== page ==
“I want to first thank God for you,” Beasley said, “because without you the world wouldn’t be what it is today.” DeGeneres humbly turned the spotlight back on “one of [her] all-time favorite [guests],” saying, “I love that I could help you.”
Little did Beasley know, that wouldn’t be the last time DeGeneres would help her. Ten years after her first appearance on Ellen, the talk show host invited the New Orleans native back on the program to catch up – or so Beasley thought.
“It’s been ten years, can you believe that? I can’t believe that,” DeGeneres said, squeezing Beasley’s hands in hers. She then asked the 65-year-old what she’d been up to since her last visit to the show. Needless to say, she was still taking on life with the same zeal she had in 2006.
For one thing, Beasley was a dedicated runner. “I’m running three to six miles every day,” she said, eliciting cheers from the crowd. Beasley then revealed that she had also gone back to school “to finish and complete [her] M[aster in Public Health]… to start a career as a wellness practitioner.” And, shockingly, there was more: she’d even been saving up to start her own business.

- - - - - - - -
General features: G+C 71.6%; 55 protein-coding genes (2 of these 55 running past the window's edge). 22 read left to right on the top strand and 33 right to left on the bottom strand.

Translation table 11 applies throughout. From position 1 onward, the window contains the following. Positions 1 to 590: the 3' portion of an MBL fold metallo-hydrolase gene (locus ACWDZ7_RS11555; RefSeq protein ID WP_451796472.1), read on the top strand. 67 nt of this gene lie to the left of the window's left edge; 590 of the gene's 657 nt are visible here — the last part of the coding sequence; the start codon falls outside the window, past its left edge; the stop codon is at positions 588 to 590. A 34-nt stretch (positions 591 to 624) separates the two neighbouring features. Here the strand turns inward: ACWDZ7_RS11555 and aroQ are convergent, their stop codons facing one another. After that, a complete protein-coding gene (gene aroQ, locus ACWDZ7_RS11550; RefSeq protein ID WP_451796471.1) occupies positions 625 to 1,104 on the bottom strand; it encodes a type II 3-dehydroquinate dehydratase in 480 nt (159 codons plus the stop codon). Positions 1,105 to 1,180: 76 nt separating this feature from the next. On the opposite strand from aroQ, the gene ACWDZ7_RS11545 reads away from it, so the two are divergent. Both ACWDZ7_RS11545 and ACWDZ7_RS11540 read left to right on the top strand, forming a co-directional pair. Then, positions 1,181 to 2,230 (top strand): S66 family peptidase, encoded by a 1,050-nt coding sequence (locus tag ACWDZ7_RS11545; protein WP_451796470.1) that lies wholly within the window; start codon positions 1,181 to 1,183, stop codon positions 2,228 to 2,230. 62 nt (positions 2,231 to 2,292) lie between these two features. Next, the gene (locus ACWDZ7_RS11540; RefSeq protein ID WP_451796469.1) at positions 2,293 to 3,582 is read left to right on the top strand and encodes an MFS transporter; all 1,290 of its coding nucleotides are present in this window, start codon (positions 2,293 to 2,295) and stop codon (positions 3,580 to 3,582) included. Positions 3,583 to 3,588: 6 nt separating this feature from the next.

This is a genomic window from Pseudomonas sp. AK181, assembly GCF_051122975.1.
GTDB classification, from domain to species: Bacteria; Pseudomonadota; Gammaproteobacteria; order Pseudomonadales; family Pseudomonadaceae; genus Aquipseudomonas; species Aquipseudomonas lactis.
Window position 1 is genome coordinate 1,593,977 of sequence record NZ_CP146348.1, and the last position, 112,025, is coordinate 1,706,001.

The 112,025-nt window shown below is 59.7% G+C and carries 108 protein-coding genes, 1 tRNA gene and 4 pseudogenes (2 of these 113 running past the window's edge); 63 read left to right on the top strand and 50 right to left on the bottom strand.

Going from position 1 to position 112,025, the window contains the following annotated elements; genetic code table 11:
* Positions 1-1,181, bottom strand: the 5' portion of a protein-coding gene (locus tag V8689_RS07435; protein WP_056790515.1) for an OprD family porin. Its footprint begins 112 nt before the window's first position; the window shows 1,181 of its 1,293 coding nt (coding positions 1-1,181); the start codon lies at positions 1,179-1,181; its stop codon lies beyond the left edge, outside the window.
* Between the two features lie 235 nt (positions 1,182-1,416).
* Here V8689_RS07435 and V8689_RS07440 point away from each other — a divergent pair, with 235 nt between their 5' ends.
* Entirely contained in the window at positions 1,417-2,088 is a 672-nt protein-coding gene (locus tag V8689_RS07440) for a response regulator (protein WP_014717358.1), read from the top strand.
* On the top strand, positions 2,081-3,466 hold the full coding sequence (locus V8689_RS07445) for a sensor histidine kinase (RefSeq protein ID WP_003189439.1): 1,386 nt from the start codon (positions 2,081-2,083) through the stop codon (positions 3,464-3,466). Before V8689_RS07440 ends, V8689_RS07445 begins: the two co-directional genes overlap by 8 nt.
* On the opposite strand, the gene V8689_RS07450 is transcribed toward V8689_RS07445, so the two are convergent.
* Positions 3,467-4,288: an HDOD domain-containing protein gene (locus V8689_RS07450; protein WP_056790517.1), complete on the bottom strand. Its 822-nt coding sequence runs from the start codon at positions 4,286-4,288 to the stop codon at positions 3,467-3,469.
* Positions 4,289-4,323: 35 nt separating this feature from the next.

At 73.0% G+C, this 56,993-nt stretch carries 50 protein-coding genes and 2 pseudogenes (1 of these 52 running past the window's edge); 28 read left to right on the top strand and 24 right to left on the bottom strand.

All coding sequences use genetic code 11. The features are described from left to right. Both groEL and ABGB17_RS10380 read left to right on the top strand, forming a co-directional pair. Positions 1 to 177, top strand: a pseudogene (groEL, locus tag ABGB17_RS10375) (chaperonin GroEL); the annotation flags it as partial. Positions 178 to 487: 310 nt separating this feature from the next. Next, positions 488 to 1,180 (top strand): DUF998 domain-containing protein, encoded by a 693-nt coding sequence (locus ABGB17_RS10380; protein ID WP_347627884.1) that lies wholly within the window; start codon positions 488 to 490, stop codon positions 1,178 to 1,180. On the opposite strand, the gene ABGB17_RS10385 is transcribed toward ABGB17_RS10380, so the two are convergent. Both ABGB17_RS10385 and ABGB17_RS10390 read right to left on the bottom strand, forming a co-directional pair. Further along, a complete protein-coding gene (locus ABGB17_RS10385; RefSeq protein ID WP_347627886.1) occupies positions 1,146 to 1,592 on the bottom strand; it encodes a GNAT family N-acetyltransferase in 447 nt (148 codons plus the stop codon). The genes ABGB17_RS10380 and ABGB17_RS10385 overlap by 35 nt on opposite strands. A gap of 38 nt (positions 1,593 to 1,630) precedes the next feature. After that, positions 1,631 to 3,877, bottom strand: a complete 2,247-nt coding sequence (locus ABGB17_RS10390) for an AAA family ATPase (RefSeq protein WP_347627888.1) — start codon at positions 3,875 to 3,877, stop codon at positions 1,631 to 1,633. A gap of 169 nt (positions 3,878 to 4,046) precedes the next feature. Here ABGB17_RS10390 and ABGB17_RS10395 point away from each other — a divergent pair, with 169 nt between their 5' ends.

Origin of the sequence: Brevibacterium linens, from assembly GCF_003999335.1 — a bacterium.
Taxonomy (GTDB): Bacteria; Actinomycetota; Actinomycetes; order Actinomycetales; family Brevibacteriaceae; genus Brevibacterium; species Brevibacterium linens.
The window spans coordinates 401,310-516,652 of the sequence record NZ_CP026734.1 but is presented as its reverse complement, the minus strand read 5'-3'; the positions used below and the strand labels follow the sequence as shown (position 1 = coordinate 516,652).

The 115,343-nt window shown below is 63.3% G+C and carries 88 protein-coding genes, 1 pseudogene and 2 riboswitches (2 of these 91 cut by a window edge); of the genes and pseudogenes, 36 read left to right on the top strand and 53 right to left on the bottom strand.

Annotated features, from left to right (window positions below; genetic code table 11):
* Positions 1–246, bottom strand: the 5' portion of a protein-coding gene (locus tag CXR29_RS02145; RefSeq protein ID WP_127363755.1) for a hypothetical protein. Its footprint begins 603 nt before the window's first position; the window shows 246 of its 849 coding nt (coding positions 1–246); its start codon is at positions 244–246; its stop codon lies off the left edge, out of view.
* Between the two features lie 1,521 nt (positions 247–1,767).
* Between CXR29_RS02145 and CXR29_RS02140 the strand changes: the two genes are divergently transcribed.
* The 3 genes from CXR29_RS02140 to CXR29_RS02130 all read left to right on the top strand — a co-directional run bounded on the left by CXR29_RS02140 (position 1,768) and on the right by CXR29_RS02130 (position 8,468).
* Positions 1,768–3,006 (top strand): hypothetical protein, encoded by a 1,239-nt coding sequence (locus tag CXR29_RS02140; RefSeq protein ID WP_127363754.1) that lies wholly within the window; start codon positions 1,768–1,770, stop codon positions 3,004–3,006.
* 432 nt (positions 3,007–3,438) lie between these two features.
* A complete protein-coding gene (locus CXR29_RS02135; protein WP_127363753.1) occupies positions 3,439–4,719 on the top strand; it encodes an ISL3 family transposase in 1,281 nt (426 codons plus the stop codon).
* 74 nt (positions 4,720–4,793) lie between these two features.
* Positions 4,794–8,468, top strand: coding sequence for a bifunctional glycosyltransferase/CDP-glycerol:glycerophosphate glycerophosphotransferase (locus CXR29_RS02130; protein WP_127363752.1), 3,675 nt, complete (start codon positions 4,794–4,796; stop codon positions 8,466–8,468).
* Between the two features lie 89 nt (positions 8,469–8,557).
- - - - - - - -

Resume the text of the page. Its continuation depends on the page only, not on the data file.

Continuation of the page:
“Explain to everybody what you want to do,” DeGeneres asked so that the audience could have a better idea of Beasley’s business idea. The 65-year-old obliged, beginning by saying, “I live in New Orleans, which is one of the most unhealthy cities in the United States.”
“Well, they have beignets there, and they’re delicious,” DeGeneres said, making a joke about NOLA’s indulgent cuisine. “That doesn’t help us any,” she added, with which Beasley agreed. In fact, that’s why she wanted to save money – she wanted to give her neighbors the option of healthy, delicious food.
“I decided that I was saving my money – along with my grandbaby, she saved over $300,” Beasley said, pointing to her tearful granddaughter Rachel in the audience. Together, the duo hoped “to purchase the healthiest food truck in the city of New Orleans to put out on the streets so people can enjoy healthy foods.”